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How Far Would You Go to Rescue a Cat?

I brought a feral cat living in my garage on a cross-country move; it took great determination.

 |  Apr 14th 2014  |   24 Contributions


We had been feeding a stray cat who we named Zorro. He took up residence in our garage last fall and made it through a very tough Minnesota winter. I wrote about our relationship with Zorro in a previous article, but what I failed to mention is that we had a big move coming up. We were moving across the country at the end of March. While I was very excited about the move, I was really worried about Zorro.

What if I couldn't trap him in time? I couldn't stand the thought of just leaving him. He'd grown dependent upon our feeding. Because the winter was so cold, and because I had no idea how to lure Zorro into a trap if the tempting treats inside the trap froze, I had a very small window of opportunity.

Here's how I dealt with preparing my feral cat for our big move:

Zorro in the garage, prior to capture.

1. I trapped him and neutered him

After some difficulty obtaining a trap, we borrowed one and set it in the garage during a rare warm spell in mid-March. I got very lucky. Zorro went into the trap after two days. This, after I'd read accounts of how it could take weeks to get a cat in a trap. I was grateful.

I got him immediately to the vet, where he was neutered, tested for feline leukemia, and vaccinated. I had a hope that Zorro might someday be an indoor cat with the rest of my cats, and I wanted to make sure that this would be possible.

2. I confined him in a small space

When I brought Zorro home from the vet, we probably had about two weeks prior to our moving date. Here's where I may have erred, though I didn't know any better. I put Zorro in my very small office. He had few places to hide, but it was also very difficult to work with him.

I have to say, this experience really bought up a lot of edgy fear for me (and that's hard to admit!). I had never handled a feral cat before. I had no idea what he was capable of. But worse, it bought up some weird, personal fear-of-rejection stuff. I am sure that my emotions were all in a dither, anyway, while preparing for this huge upcoming move. I was just totally unused to having a cat constantly growl and glare at me. It was a new experience.

Zorro did let me stroke his head and scratch his ears. I wore gloves and a thick jacket. I probably didn't need either, but it made me feel more secure. I wore face protection as well, at first. It took me a while, even several days after arriving at our destination, to start to sense what I might be able to try with Zorro.

Zorro gives me a soulful look, through my window.

3. I confined him to a smaller space -- a large animal carrier

Now, I had an issue. How was I going to move him? An experienced vet tech I know who had tamed a feral cat suggested that I get a large crate and make it his home for a while. She suggested that the defined, smaller space would make it more easy to work with Zorro and make the move less stressful for him.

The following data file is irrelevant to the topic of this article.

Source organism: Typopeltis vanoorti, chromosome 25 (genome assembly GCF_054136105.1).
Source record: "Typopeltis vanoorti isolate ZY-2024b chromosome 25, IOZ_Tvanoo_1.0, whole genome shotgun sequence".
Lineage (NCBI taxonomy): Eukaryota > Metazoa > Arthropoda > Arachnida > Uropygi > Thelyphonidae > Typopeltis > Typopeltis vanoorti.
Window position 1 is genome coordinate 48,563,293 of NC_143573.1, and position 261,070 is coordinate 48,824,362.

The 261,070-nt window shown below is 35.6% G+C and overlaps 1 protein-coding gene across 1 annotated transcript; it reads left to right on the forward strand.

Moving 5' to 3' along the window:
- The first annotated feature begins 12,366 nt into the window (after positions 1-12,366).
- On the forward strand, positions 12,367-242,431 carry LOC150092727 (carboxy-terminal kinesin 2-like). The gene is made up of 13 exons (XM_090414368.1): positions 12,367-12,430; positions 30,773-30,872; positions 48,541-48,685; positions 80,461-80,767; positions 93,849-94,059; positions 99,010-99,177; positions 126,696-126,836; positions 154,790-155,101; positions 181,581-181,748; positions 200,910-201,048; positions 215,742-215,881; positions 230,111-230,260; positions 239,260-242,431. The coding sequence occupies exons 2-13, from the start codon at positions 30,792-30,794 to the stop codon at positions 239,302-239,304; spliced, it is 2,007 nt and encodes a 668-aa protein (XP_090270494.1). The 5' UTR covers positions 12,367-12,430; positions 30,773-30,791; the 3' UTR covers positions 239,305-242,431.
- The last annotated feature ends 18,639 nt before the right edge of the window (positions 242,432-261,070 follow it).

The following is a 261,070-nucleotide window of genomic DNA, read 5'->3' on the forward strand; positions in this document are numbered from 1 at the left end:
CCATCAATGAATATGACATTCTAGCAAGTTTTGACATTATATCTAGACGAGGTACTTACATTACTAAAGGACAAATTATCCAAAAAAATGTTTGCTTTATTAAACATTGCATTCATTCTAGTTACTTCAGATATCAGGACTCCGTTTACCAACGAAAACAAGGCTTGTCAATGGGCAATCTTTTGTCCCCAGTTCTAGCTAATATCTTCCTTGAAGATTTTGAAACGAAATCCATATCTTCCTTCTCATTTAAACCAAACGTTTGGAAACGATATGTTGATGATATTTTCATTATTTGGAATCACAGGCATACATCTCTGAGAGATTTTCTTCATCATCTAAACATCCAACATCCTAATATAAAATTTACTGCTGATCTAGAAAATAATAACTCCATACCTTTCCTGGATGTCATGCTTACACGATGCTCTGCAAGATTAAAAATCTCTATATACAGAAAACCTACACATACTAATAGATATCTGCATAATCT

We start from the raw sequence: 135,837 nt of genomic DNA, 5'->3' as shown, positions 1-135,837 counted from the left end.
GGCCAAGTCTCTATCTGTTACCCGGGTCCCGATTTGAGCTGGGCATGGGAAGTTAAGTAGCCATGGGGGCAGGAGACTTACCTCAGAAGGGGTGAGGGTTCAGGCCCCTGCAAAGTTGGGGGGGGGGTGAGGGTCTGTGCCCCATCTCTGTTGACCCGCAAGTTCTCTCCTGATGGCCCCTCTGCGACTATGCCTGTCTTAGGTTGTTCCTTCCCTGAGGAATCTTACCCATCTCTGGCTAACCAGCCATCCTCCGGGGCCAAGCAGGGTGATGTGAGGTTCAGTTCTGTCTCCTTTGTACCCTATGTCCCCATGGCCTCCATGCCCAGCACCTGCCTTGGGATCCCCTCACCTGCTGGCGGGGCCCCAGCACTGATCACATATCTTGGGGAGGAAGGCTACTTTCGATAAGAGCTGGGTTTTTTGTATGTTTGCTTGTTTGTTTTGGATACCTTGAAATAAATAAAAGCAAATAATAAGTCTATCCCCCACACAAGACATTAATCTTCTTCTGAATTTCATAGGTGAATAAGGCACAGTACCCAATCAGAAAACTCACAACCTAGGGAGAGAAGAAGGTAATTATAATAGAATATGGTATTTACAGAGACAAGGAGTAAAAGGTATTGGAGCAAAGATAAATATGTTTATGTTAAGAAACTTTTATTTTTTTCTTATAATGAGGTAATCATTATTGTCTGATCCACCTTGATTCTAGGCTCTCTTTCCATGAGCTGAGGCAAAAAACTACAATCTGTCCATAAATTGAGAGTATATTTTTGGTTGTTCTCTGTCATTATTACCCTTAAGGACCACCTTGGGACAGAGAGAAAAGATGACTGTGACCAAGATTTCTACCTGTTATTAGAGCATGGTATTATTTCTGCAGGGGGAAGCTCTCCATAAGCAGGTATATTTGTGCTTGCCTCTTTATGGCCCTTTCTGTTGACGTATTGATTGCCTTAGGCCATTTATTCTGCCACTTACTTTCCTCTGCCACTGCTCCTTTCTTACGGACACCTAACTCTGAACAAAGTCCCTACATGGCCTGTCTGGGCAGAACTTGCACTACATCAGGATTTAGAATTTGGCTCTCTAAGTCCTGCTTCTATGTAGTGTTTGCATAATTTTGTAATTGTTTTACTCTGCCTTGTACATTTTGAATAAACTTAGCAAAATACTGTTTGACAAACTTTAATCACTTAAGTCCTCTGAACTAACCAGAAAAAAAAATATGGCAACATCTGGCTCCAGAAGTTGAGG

This was probably one of the edgiest things I'd done in my life! With protection on (thick jacket, gloves, etc.) and a towel, I managed to corner Zorro, grab him, and put him in the crate (which also held a small litter box). I was freaked and so was he, but he did not bite or scratch, though he did make a lot of noise. Whew! 

4. I got meds for him in case I needed them, but I also got Feliway and essential oil

Zorro spent three days in the crate before we began the drive. We could not take off because we were waiting for snowstorms in the Midwest and the East Coast to stop, so that we'd have safe roads. Traveling with animals and worrying about their safety, I did not want to have the additional worry of driving on bad roads.

My vet prescribed a tranquillizer for Zorro, though I had serious doubts about my ability to get a pill down Zorro's mouth (though this particular tranquillizer can also be given subcutaneously). I also got Feliway spray, which I used for all the cats, and "Peace and Calm" essential oil by Young Living.

5. I had a plan B

I had a good friend who was willing to take Zorro on her farm in the event that he seemed incapable of making the drive. I will be forever grateful to her for offering me that plan B -- it eased my worries greatly. As it turned out, we did take Zorro on a three-day car trip across the country.

Fearless Norton during the move, studying the dog through the dog's crate.

How far would you go to rescue a cat? Share your stories in the comments!

Author's Note:

Zorro’s story has a really happy ending! He not only made it through the move, but he quickly adapted to his new home. He became tame and loves being an indoor cat. He is getting along pretty well with the others. Read a follow-up article, here.

More by Catherine Holm:

Read stories of rescue on Catster:

About Catherine Holm: Told that she is funny but doesn’t know it, accused of being an unintentional con artist by her husband, quiet, with frequent unannounced bursts into dancing liveliness, Cat Holm loves writing about, working for, and living with cats. She is the author of the cat-themed memoir Driving with Cats: Ours for a Short Time, the creator of Ann Catanzaro cat fantasy story gift books, and the author of two short story collections. She loves to dance, be outside whenever possible, read, play with cats, make music, do and teach yoga, and write. Cat lives in the woods, which she loves as much as really dark chocolate, and gets regular inspiration shots along with her double espresso shots from the city.

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